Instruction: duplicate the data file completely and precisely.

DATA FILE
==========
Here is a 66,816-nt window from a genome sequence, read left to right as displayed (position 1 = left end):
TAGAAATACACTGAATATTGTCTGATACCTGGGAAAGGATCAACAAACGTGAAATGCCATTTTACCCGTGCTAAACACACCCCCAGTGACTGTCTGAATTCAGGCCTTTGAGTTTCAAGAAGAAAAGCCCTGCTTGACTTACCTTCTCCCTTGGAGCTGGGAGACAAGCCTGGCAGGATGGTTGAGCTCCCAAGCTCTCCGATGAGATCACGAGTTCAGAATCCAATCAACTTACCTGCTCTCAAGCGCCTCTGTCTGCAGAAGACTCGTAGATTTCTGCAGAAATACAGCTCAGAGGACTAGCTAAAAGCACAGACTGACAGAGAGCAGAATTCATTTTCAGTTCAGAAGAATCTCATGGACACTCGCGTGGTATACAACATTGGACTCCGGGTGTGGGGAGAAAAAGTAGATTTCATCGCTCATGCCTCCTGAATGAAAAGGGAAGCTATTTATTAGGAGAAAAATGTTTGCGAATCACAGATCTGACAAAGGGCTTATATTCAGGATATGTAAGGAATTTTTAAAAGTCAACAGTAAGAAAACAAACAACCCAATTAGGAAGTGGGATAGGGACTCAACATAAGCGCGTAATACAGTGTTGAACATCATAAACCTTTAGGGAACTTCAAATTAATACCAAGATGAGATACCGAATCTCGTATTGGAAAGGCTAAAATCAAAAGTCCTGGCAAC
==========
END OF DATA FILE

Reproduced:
Here is a 66,816-nt window from a genome sequence, read left to right as displayed (position 1 = left end):
TAGAAATACACTGAATATTGTCTGATACCTGGGAAAGGATCAACAAACGTGAAATGCCATTTTACCCGTGCTAAACACACCCCCAGTGACTGTCTGAATTCAGGCCTTTGAGTTTCAAGAAGAAAAGCCCTGCTTGACTTACCTTCTCCCTTGGAGCTGGGAGACAAGCCTGGCAGGATGGTTGAGCTCCCAAGCTCTCCGATGAGATCACGAGTTCAGAATCCAATCAACTTACCTGCTCTCAAGCGCCTCTGTCTGCAGAAGACTCGTAGATTTCTGCAGAAATACAGCTCAGAGGACTAGCTAAAAGCACAGACTGACAGAGAGCAGAATTCATTTTCAGTTCAGAAGAATCTCATGGACACTCGCGTGGTATACAACATTGGACTCCGGGTGTGGGGAGAAAAAGTAGATTTCATCGCTCATGCCTCCTGAATGAAAAGGGAAGCTATTTATTAGGAGAAAAATGTTTGCGAATCACAGATCTGACAAAGGGCTTATATTCAGGATATGTAAGGAATTTTTAAAAGTCAACAGTAAGAAAACAAACAACCCAATTAGGAAGTGGGATAGGGACTCAACATAAGCGCGTAATACAGTGTTGAACATCATAAACCTTTAGGGAACTTCAAATTAATACCAAGATGAGATACCGAATCTCGTATTGGAAAGGCTAAAATCAAAAGTCCTGGCAAC